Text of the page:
JERUSALEM -- Israeli Prime Minister Benjamin Netanyahu failed on Monday in his eleventh hour bid to legislate that cameras be installed in polling stations to prevent what his supporters claim is voting fraud in Arab districts.
After a stormy session, a parliamentary committee voted it down before it reached the plenum with Netanyahu's backers deadlocked with his opponents.
The deciding, dissenting vote was cast by a representative of former Defense Minister Avigdor Lieberman, an ally-turned-rival of Netanyahu who forced Israel's unprecedented second election of the year and is poised to be the kingmaker again in the vote.
With just a week to go to the repeat election, Netanyahu had sought to pass the controversial legislation amid a scorched earth campaign in which he's accused his opponents of conspiring to "steal" the election.
Netanyahu responded to the setback by slamming the opposition.
"There is no reason for those who really care about the integrity of the election to object to the camera law, which prevents forgeries," he said in a video message to his followers. "There is only one answer to this: Turn out in masses at the ballot box."
Netanyahu insists the proposal was a matter of transparency, but it drew renewed accusations that he was promoting racism and incitement against the country's Arab minority. Critics also said he was preemptively claiming to be a victim of electoral fraud as an alibi, in case he loses.
Mordechai Kremnitzer, a constitutional law expert, wrote in the Haaretz daily that the bill amounted to pointing a "gun at Israeli democracy's head."
With his career on the line, Netanyahu has increasingly been embracing some tactics of President Donald Trump. Netanyahu routinely lashes out at the media, the judiciary, the police and his political opponents, claiming there is a conspiracy of "elites" to oust him.
In a Facebook video Sunday, Netanyahu hinted that Arab forgery prevented him from winning the April vote. Netanyahu's hard-line Likud Party had sent out campaign workers on election day to videotape Arab voters entering polling stations, claiming they were preventing fraud.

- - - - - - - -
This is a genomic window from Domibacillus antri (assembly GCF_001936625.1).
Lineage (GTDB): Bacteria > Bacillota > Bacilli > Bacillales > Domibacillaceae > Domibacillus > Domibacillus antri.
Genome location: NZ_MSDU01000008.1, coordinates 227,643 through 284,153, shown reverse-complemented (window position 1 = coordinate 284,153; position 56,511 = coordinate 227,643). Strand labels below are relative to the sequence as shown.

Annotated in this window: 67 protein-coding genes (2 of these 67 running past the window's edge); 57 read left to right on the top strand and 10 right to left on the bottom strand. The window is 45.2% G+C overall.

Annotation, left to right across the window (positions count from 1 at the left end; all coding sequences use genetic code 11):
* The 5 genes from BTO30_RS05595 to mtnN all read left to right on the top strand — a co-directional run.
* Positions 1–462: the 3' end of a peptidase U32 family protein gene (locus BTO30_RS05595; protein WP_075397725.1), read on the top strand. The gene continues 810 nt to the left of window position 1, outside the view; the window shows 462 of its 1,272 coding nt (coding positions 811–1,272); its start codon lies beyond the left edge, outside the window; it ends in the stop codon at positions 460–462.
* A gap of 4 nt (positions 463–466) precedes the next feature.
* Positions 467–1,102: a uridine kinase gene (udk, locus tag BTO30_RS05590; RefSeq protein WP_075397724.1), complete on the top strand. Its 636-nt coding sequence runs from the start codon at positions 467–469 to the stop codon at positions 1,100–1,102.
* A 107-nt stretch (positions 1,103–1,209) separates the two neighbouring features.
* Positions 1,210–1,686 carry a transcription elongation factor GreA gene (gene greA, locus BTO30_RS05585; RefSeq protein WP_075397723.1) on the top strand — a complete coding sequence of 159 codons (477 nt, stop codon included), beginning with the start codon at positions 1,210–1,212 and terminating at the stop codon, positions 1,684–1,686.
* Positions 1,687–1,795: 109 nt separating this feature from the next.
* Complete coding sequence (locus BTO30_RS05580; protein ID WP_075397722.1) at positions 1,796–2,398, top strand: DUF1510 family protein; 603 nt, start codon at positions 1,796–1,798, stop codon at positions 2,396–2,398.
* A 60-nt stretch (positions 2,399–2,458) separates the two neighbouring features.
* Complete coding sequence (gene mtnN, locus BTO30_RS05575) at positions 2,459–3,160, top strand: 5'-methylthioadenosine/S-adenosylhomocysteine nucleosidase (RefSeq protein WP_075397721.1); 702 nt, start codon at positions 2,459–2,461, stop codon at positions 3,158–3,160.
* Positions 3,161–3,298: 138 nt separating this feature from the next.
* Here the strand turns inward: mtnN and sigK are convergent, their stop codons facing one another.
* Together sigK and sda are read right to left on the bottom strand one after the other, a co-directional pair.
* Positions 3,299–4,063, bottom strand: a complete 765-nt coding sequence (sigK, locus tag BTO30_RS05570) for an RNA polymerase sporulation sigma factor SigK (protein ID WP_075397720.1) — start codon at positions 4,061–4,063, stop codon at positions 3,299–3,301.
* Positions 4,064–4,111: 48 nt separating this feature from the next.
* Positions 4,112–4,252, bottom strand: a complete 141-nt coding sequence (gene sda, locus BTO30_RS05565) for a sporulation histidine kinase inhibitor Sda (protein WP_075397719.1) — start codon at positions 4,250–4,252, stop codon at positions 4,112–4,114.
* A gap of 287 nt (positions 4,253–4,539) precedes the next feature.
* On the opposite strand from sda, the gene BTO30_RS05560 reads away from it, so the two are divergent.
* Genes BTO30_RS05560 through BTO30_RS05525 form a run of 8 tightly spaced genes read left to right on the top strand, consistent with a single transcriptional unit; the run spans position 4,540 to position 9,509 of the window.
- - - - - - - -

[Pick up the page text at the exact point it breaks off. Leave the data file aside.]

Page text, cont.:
A Likud-linked PR agency that spearheaded the campaign later boasted it had helped suppress Arab turnout, while Arab leaders accused Likud of trying to intimidate voters. Israel's Central Election Commission banned the practice this time around and the fast-tracked legislation was supposed to override that ruling.
Adalah, a legal rights group for Arab minority rights, said even without passing the proposed bill it "has already caused harm by injecting bald-faced lies into the public political discourse under the premise of preserving the 'purity of elections.'"
Stifling Netanyahu once again was his nemesis Lieberman, who said any monitoring should be operated by election officials and not "Netanyahu's private militia."
Lieberman, who was once Netanyahu's chief of staff and a staunch partner, has emerged as his chief rival and critic. He passed up the post of defense minister in Netanyahu's government following April's election, claiming the new coalition would give excessive influence to ultra-Orthodox Jewish parties. The dispute left the prime minister without a parliamentary majority and forced the Sept. 17 do-over vote.
Opinion polls show Likud in a neck-and-neck race with the main challenger, the centrist Blue and White party, with neither side able to secure an outright majority without the support of Lieberman's party. Lieberman is pressing for a unity government between the two parties, but Netanyahu claims the real goal is to oust him from office.